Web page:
Peak Finder

Photo: (l-r) Mount Cadorna, Mount Swiderski, and Mount Battisti (The Three Giants of Nyahe-ya-nibi") from Holy Cross Mountain

Mount Cadorna

  • 3145 m (10,319ft)
  • First Ascent
  • Naming History
50.4656N -115.145W
Located in the White River Valley at the head of Cordona Creek and the head of Abruzzi Creek; north buttress of the Pass in the Clouds

Province: BC
Headwater: Kootenay
Ascent Date: 1929
Ascent Party: Katie Gardiner
Ascent Guide: Walter Feuz
Year Named: 1918
Named by: Interprovincial Boundary Survey
Named for: Cadorna, Luigi (During much of WW I, Luigi Cadorna was Commander-in-Chief of the Italian army.)

Author Raymond M. Patterson referred to Mount Cadorna, Mount Swiderski, and Mount Battisti as the Three Giants of Nyahe-ya-'nibi, translated from the Stoney as "Go up to the mountains country." [Finch] George Pocaterra was the one who gave the group the name. In his book, “The Buffalo Head,” Patterson wrote of their trip to the area, “For Pocaterra this trip was, in a sense, a pilgrimage. As a very young man he had hunted with the Stoney Indians in the country to which we were going; and while it might now we known to a few as the West Fork of the Elk, to Pocaterra it was still the hidden valley, the valley of youth. He called it always by its Stoney name, Nyahe-ya-‘nibi, the ‘Go-up-into-the-mountains-country’; and I can see now the name translated, in an article that he wrote of the Italian Alpine Club Journal, as ‘Il paese nel cuor delle montagne’ –‘The country in the heart of the mountains.’ No better name could be found for that great, silent meadow, six thousand feet above the sea, ringed around by glaciers and by mountains that rose to 11,000 feet, shut off from the world by passes that were no better than goat trails, by drowning rivers, a wild torrent and a tangle of huge, fallen trees. . .” Patterson would undoubtedly have enjoyed seeing these three impressive peaks from the summit of Holy Cross Mountain just west of his ranch in the Highwood Valley.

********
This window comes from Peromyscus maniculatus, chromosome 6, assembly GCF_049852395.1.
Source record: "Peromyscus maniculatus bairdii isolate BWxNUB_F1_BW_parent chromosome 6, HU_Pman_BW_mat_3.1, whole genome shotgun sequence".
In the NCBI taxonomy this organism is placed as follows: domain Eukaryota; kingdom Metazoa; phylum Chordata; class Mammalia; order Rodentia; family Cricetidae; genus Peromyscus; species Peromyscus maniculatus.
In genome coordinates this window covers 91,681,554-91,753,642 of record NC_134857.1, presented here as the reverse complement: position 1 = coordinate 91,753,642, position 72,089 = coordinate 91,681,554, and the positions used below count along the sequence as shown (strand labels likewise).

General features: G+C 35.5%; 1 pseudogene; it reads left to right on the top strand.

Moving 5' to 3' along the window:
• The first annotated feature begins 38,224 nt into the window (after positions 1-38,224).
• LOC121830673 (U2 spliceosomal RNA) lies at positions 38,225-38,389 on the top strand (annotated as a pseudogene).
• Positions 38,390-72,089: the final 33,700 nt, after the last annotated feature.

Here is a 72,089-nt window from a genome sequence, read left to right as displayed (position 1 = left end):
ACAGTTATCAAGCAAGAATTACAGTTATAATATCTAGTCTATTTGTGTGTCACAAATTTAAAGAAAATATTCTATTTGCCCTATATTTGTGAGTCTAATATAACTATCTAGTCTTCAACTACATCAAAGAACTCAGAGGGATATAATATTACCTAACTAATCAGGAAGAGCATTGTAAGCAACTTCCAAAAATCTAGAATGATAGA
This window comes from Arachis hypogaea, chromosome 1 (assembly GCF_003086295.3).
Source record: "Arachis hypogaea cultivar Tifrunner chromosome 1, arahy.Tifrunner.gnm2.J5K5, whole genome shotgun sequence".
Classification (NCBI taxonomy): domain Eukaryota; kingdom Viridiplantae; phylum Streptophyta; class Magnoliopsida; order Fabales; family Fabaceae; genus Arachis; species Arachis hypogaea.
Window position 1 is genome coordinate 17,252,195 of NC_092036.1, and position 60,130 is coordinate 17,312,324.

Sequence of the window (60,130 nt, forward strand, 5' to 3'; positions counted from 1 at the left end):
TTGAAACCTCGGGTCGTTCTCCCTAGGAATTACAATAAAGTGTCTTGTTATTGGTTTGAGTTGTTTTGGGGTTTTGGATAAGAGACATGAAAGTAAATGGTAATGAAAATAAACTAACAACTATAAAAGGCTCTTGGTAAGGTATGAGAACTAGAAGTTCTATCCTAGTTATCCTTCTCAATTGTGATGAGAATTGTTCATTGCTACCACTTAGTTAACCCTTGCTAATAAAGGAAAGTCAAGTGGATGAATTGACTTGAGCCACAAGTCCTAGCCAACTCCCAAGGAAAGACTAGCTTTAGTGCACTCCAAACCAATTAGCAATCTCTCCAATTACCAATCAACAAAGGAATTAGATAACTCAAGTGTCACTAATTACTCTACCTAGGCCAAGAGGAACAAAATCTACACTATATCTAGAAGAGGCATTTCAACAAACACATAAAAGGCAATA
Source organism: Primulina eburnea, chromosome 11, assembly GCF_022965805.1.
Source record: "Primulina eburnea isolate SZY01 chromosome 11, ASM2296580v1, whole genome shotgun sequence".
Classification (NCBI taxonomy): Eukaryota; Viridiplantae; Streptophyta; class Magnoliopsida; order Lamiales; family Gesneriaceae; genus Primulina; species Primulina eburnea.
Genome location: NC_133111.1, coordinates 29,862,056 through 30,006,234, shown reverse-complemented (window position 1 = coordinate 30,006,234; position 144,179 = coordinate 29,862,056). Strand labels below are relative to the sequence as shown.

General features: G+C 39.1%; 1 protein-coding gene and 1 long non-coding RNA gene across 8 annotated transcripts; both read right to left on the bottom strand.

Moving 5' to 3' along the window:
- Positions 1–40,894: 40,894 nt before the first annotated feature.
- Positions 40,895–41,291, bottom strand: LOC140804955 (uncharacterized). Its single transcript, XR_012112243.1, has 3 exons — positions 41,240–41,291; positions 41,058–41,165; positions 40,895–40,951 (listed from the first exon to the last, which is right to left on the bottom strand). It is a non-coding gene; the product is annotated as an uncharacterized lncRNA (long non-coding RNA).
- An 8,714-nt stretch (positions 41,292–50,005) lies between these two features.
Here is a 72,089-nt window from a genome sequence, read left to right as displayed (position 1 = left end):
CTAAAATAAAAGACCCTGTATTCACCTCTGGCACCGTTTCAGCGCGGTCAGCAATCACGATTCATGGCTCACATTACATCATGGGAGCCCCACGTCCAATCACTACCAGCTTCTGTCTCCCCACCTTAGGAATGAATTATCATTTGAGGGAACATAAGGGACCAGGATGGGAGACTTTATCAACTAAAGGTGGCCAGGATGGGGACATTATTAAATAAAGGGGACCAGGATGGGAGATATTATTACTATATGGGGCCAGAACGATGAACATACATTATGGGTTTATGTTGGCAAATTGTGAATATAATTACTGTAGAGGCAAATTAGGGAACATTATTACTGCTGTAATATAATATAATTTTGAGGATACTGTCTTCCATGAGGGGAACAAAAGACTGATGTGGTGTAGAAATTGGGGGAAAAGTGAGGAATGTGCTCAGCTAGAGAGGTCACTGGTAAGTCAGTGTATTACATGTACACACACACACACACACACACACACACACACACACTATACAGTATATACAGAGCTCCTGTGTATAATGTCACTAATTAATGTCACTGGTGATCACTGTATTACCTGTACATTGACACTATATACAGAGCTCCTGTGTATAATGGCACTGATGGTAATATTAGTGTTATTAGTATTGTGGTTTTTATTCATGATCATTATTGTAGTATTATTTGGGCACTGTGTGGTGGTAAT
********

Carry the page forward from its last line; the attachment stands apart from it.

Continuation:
Photo: Mount Cadorna (left) and Mount Swiderski (courtesy Gillean Daffern)